“I just do it as a recreation. I need a little extra cash for something” Shirline explained. It turns out, that little something would turn into a birthday gift for her grandson. As it became evident her priorities were largely in helping others, we steered the conversation towards how she cares for herself. It turns out, traditional insurance such as health and life were benefits that she already had. She didn’t drive for benefits, but loved that others would be able to benefit from her driving (such as helping attain a nicer gift for her grandson).

Meet Jose. Jose is a full time hustler in the best sense of the word. He holds down five jobs as a newspaper delivery person, a non-profit worker, an Uber/Lyft driver, a personal chauffeur, and a nighttime food delivery person – all to make ends meet.

It was last year when hardship really hit him the most. While enjoying some time with friends, Jose injured his foot in a friendly soccer match. With a 12-year old daughter depending on him, he couldn’t forgo income to take time off to heal. So he continued to drive which only made matters worse.

“I was delivering for 2 weeks with my foot in the air crying. My abscess was leaking, it was about to go into my bloodstream. I had no insurance” Jose told us. Luckily, a sponsor organization paid the $60k medical bill and Jose was able to get the surgery he needed. But Jose still felt the sting from missing a few weeks worth of work.

…And Backed The Stories Up With Metrics

While hearing stories as qualitative points of inspiration and direction was hugely inspirational, we also took many more rides where we recorded responses in a quantitative way.

Qualitative data – whether through third party research or your own – is instrumental in making a well-rounded case for a product design decision. Design isn’t just about the art of the process, it’s also about the business fundamentals that will contribute to making a well-designed product a success.

In this case, we played 3 separate card sorting games with ride share drivers in exchange for tips. Most drivers were happy to play along, while only a few felt a little uneasy. Not everyone is willing to play, but when they are, huge value can be created…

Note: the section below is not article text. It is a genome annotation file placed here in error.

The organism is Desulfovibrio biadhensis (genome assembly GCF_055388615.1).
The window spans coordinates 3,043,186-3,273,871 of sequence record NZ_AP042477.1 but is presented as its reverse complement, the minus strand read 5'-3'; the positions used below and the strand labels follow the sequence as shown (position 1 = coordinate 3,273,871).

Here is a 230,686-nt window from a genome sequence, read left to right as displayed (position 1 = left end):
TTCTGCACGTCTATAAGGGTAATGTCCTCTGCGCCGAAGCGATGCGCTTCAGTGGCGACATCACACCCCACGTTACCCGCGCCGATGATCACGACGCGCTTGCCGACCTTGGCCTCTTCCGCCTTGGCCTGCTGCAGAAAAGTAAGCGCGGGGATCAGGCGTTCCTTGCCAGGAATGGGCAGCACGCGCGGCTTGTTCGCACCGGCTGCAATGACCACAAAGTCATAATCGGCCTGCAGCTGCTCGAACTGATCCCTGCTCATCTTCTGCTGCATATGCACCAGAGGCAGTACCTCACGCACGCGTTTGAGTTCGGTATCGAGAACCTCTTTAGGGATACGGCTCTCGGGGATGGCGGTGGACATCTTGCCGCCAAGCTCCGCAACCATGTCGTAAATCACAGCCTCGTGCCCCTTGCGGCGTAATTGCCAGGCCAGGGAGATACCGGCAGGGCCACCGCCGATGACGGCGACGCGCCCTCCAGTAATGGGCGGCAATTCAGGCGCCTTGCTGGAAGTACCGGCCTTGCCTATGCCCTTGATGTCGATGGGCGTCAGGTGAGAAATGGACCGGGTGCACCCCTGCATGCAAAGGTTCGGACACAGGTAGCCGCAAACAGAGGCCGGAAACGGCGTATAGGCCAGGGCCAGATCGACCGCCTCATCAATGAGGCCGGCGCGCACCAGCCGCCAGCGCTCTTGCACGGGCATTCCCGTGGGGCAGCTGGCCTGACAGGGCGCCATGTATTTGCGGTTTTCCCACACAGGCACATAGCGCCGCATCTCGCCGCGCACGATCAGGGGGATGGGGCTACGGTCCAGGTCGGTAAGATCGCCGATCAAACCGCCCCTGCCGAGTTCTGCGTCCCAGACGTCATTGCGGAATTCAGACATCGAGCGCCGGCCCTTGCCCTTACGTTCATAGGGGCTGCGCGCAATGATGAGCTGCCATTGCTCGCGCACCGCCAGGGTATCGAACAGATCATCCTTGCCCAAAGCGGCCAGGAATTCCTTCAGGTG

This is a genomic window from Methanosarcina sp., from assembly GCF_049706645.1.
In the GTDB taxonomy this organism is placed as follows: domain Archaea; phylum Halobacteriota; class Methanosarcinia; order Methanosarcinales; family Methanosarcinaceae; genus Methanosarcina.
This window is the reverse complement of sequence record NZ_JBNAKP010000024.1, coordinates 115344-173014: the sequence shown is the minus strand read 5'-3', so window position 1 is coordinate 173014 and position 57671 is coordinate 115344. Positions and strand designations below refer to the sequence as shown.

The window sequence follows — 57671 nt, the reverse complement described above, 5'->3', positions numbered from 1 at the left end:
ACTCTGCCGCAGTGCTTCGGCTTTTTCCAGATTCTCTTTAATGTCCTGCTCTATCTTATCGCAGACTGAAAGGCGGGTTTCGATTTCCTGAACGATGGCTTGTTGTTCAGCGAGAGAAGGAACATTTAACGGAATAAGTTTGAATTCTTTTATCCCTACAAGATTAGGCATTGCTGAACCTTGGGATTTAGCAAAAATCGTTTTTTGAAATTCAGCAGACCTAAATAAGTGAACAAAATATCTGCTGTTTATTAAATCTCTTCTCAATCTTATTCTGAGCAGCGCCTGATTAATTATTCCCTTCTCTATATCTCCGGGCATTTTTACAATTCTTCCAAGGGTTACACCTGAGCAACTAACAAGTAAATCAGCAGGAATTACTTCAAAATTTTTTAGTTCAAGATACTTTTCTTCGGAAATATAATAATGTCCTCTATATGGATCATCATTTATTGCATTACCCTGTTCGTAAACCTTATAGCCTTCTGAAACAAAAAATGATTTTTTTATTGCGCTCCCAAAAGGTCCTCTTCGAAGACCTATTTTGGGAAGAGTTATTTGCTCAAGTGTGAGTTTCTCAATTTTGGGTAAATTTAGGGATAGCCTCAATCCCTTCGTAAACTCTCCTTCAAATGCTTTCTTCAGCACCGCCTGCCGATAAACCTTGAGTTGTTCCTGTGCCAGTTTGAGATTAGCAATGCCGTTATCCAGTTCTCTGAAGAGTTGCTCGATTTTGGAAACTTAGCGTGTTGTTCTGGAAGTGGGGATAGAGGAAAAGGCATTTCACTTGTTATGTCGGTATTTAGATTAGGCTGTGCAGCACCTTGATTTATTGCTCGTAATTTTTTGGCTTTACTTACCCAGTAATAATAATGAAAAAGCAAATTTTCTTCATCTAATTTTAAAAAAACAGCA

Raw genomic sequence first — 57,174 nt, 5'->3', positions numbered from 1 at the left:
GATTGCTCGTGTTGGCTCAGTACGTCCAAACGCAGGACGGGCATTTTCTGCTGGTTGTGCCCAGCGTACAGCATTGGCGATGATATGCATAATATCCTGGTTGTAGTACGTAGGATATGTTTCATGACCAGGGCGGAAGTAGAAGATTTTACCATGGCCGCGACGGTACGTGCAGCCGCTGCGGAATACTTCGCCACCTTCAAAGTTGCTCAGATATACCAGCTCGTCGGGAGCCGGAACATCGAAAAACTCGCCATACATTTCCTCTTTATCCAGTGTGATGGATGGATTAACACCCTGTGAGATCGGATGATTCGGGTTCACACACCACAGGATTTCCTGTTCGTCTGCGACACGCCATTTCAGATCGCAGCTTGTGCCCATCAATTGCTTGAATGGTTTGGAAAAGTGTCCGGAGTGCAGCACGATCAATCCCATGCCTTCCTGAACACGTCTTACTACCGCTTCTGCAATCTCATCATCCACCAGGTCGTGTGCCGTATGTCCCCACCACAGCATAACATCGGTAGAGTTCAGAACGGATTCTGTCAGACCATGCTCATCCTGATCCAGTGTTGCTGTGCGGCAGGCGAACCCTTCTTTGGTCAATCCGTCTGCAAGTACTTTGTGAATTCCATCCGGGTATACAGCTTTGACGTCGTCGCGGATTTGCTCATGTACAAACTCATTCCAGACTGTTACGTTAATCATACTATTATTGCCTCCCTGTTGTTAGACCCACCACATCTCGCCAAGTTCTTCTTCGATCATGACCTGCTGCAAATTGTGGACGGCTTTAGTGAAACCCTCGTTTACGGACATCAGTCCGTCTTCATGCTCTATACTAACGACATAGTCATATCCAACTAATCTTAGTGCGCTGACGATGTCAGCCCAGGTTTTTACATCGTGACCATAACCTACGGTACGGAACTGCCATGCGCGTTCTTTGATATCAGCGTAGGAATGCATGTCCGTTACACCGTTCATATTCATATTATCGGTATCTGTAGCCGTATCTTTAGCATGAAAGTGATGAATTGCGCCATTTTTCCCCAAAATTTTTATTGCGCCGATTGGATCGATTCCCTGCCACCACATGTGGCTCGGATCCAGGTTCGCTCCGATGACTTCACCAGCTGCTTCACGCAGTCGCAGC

…And So We Co-Created

After hearing stories, collecting data, and showing off some low-fidelity prototypes we were in a groove. We shared our preliminary findings with internal stakeholders and they helped us to understand particulars of certain products, offerings, and internal mechanisms of certain benefits. Armed with this knowledge, we dug in and used a Whine & Dine format (similar to a casual focus group) to validate our findings and to run a co-creation session!

The group helped us to re-imagine a protection that secures their abilities to drive now, while adding on what people in the biz call a “rider” for additional benefits – such as life insurance. They helped us disprove certain assumptions (drivers actually don’t want to put coverage on hold during low-income months) while building a product unique to their actual needs and viable as a new product offering for the business.

Without first securing the ride share drivers’ abilities, they were less likely to want or need additional coverages. Similar to Maslow’s hierarchy, we found that we first must enable their present before they could look forward to protecting their future. And with that, our new insurance product was designed.

As the research & preliminary design portion of this project has recently wrapped up – I cannot share what the final insights and outcomes are. All I can say is that I am very excited about the results of this research and this will not be the last you see from the Liberty ride share design team. 🙂


  • Liberty Mutual Benefits

  • December 28, 2017

Tasked with figuring out a desirable life insurance package for sharing economy drivers, me and my small team set out to understand what it meant to feel protected while on the road.